Re: Green Party Green on Gold but not on Green

From: (wrong string) édon <>
Date: Sat, 10 Sep 2005 08:11:41 -0400

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I will not comment on the contradiction inherent in the two following
excerpts of Stevan's posting except to say that I find them quite

             1. The publisher lobby (ALPSP and STM) is arguing for
                further delay in implementing this "green" policy;
             2. it is the *authors* who are the OA retardant, not the

What I would really want to do is come back to the first paragraph of
the text below.

Stevan claims that one cannot impose a business model to publishers. My
answer, and we should consider it very carefully, is that if a journal
is run with money that is public money, be it directly from the
government or through some agency distributing public money - this
includes universities and their support in kind for many journals, as
this is ultimately paid up by public money - then we should seek to have
open access mandated. There is no reason that public money supporting
the publishing of scholarly journals should then be the condition of
possibility (as French philosophers are wont to say...) for toll-gated
research results, all the more so that the research itself is also
supported by public money.

In conclusion, some form of mandating can be applied to both green and
gold; in the latter case, it would apply only to journals receiving any
form of public support. When you pay part of the bill, you are entitled
to having a say in the design of the business model. Scholarly journals
with public support should be forced to be OA. Let them design their
individual business model within that framework. Period!

Jean-Claude Guédon

Le samedi 10 septembre 2005 à 12:24 +0100, Stevan Harnad a écrit :
> In their press release
> the UK Green Party announces that it will vote (among other things) to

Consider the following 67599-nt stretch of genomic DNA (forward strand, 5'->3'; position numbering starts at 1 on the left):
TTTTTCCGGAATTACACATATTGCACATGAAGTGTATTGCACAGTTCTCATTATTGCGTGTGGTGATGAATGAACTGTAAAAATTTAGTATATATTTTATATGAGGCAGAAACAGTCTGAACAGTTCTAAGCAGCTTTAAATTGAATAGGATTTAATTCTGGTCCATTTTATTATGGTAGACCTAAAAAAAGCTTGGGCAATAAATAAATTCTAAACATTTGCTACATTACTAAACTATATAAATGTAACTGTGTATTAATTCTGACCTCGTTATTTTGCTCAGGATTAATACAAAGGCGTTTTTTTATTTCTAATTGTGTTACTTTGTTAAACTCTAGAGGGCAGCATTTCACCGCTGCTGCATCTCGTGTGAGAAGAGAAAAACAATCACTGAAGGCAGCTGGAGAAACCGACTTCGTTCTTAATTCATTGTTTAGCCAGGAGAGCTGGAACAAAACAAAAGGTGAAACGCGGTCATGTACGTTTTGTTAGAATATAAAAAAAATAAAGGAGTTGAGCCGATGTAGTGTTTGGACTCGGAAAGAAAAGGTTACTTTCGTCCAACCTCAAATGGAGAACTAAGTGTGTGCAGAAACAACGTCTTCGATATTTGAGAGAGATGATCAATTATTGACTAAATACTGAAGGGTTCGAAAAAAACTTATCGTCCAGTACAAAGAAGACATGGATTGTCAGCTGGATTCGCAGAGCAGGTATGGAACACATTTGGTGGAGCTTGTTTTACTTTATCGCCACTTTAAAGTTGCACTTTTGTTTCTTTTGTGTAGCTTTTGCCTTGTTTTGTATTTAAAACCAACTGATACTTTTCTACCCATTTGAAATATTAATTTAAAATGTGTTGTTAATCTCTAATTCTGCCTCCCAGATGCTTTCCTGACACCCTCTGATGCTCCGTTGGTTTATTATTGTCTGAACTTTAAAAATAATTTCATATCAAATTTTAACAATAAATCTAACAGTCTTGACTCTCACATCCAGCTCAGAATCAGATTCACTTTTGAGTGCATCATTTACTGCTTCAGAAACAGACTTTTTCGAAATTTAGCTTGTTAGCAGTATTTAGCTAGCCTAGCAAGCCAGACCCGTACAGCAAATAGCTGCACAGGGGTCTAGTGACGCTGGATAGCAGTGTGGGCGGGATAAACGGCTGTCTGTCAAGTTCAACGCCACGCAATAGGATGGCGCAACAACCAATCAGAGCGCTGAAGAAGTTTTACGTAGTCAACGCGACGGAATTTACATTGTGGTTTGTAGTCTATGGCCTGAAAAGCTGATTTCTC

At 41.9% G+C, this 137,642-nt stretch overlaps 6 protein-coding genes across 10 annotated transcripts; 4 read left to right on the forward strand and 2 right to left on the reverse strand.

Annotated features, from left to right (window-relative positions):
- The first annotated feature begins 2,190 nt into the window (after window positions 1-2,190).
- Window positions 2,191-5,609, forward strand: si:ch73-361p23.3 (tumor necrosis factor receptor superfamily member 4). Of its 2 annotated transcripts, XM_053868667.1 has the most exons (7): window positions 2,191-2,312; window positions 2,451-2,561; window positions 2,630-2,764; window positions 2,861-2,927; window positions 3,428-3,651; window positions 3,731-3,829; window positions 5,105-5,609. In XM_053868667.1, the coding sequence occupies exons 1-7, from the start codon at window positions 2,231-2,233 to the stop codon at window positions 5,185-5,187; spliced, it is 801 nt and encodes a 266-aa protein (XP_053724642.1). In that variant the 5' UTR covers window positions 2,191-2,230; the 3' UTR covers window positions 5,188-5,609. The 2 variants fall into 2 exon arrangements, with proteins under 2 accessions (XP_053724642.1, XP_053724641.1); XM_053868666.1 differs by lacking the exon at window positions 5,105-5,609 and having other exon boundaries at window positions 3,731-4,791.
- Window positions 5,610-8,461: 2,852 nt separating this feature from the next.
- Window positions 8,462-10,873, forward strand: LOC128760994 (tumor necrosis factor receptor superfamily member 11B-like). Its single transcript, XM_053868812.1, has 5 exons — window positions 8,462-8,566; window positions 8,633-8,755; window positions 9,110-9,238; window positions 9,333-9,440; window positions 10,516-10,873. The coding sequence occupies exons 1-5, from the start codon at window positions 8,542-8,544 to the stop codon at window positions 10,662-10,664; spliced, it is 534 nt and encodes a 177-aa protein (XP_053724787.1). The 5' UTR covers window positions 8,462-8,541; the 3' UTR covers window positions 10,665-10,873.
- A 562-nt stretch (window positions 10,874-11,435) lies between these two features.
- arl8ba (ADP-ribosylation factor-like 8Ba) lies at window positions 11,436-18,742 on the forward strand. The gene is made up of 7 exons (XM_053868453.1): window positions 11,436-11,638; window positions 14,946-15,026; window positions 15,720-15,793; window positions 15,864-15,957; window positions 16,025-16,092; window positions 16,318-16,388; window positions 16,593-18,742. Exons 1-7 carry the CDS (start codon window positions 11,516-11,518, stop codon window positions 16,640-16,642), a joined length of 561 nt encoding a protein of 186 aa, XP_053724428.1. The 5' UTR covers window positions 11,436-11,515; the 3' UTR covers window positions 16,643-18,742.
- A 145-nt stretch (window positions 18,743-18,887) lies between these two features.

> "require Open Access [OA] publishing for publicly-funded academies."
> Since one cannot impose a business model, but only encourage it, and try to
> create conditions favorable to it, this vote to *require* OA publishing (the
> "golden" road to OA) is at best only a symbolic token and at worst quixotic.
> It is also ironic that the Green party makes no mention of support for
> the "green" road to OA, which is OA self-archiving, by their own authors,
> of all articles published in non-OA (and OA) journals. This, unlike OA
> publishing itself, (1) *can* be required, (2) has been recommended as a
> UK policy by the UK Select Committee on Science and Technology (but not
> implemented by the government), (3) is now the proposed policy of the UK
> research funding councils, RCUK (Research Councils UK), with a projected
> implementation date of October 2005 if adopted, (4) would result
> in 100% OA for all UK research output, and (5) would serve as a model for
> the greening of the rest of the research world, as advocated by (6) the
> Berlin Declaration on Open Access and the Budapest Open Access Initiative.
> The publisher lobby (ALPSP and STM) is arguing for further delay in
> implementing this "green" policy on the grounds that (i) it may damage
> their revenues and (ii) it is an attempt to impose a change in business
> model on them. All objective evidence is contrary to (i); and (ii) is
> incorrect (gold is a business model, for publishers; green is merely a
> condition on receiving funding, for researchers).
> Over 90% of journals are already green on author self-archiving; it is
> the *authors* who are the OA retardant, not the publishers: only 15% of
> authors have so far bothered to go even though the light is green. That
> is what the RCUK green policy is intended to remedy. It would be both
> foolish and churlish to try instead to force the *journals* to take that
> further step on behalf of the sluggish authors, by going gold, with all
> the risk and sacrifice accruing to the publishers and all the benefits
> accruing to the authors.
> The Green Party should be voting to "require OA self-archiving for
> [authors employed by] publicly-funded academies" -- an implementable
> green policy that will swiftly and certainly generate 100% OA -- rather
> than tilting (out of "gold fever") at imposed business models that will
> only lead to years more of delay and needless wrangling, meanwhile failing
> to achieve the desired and reachable immediate result.
> Stevan Harnad
Dr. Jean-Claude Guédon
Dept. of Comparative Literature
University of Montreal
PO Box 6128, Downtown Branch
Montreal, QC H3C 3J7
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Received on Sat Sep 10 2005 - 15:35:41 BST

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